As great as it is to see so many B2B companies jumping onto the content marketing bandwagon, the reality is that many of them will struggle to drive meaningful business results. Why? Because they often overlook a simple reality: To create and deliver content that attracts and retains customers, a haphazard approach just won’t cut it. You need a strategic framework for conceptualizing, designing, and scaling your efforts.
You hear a lot of talk these days about crowdsourcing — the idea of using a large online community to complete tasks as diverse as compiling an online encyclopedia (thank you Wikipedia!) or creating a database of popular bars that directs you to watering holes around the world. It’s such a great concept, and yet, based on my conversation with other B2B content marketers, I’ve found that it hasn’t been incorporated into many content creation and promotion strategies.Continue Reading
As if the financial services industry hasn’t been beat up enough over the past few years, it’s also gotten something of a bad rap for its lackluster content marketing.
Let’s face it, while investment banks, asset managers, and other financial service providers are ahead of the curve in some ways, when it comes to content marketing, that’s rarely the case. Not only is the industry dealing with such heady topics as derivatives clearing and credit default swaps, it’s also hemmed in by an overwhelming array of complex and continuously evolving regulations. Continue Reading
Performance improvement expert H. James Harrington once said, “Measurement is the first step that leads to control and, eventually, to improvement.” For anyone trying to take their content marketing efforts to the next level, his words certainly ring true.
For content marketers, metrics provide deep insights into how our content is performing. They tell us how many people are consuming our content, what they are doing with it, and whether or not they like it. Metrics alert us to which ideas we should replicate and which we should look to improve. They’re also what give us credibility within our companies by demonstrating that content marketing is both a powerful and worthwhile investment. Continue Reading
Frequent updates to Google’s search ranking algorithm — notably Panda and Penguin — only complicate matters. Although such updates go a long way toward enhancing the quality of search results by, for example, discounting the high volumes of low-quality content produced by content farms, they also mean that the best ways to optimize content are constantly evolving.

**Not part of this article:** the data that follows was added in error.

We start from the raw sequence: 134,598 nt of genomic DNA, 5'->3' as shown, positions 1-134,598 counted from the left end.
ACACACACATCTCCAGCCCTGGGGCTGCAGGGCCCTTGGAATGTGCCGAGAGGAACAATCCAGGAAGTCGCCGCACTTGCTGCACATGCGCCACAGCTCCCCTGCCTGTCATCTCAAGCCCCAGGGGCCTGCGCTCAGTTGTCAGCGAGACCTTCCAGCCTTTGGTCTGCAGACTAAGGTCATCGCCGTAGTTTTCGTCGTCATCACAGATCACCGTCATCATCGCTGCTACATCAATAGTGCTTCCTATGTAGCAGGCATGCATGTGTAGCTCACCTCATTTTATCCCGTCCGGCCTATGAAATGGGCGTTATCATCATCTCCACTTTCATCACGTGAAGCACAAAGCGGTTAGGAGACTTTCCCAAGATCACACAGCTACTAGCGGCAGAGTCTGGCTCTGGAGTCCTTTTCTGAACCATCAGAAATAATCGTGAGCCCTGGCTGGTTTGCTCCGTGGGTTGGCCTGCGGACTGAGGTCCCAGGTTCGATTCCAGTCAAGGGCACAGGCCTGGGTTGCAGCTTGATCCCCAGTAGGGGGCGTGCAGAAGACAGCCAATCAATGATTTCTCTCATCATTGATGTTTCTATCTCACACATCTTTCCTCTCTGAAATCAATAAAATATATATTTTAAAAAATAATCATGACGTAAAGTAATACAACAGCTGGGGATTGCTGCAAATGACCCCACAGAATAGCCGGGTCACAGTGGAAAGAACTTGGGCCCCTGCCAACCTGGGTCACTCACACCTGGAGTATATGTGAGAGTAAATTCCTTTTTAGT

Simply put, you’ve got to stay on your toes. Fortunately for those of us who aren’t in the habit of analyzing search engine algorithms but still want to optimize content, there are some basic tips that are easy to follow.Continue Reading
Since 1950, the National Book Awards have been celebrating the literary achievements of America’s greatest writers, including William Faulkner, John Updike, and Allen Ginsberg. Some National Book Award recipients have been acknowledged for their use of allegories and alliteration, while others are recognized for their beautiful prose, dramatic denouements, or mesmerizing motifs. The point, of course, is that there is no single formula for winning the National Book Award, just as there is no one definition of what constitutes great writing.
For B2B content marketers, the same rules apply, in theory. In practice, however, we have much clearer guidelines to follow that help ensure that our content is effective and truly stands out.Continue Reading
Every year, students at Michigan’s Lake Superior State University release a list of overused words and phrases that they deem worthy of banishment from the English language. Among the offenders in 2011 were some tried-and-true favorites (ginormous and man cave to name a couple), as well as relative newcomers to our daily vernacular like occupy (as in Zuccotti Park) and the new normal, a darling of Wall Street since the financial crisis.
All in all it’s not a bad list, but it seems to me that our friends at LSSU missed an obvious target. I’m talking about 17 letters that can be combined to form what has become a ubiquitous and, frankly, increasingly cliché term: thought leadership.Continue Reading
Let’s face it: The words content creator and writer are no longer synonymous. The internet and social media have made it so easy to share our thoughts (even if only in 140-character increments) that last year people sent an average of more than 144 million tweets a day and contributed to over 156 million public blogs.
As amazing as this proliferation of content is, in the business world, where writing is a very public reflection of a company’s professionalism, it can also be problematic. A company’s content — including its website, blogs, collateral, thought leadership, and social media — can help create and nurture a strong brand if it is clean, crisp, and consistent. Conversely, if your content lacks these characteristics, it can quickly undermine your brand.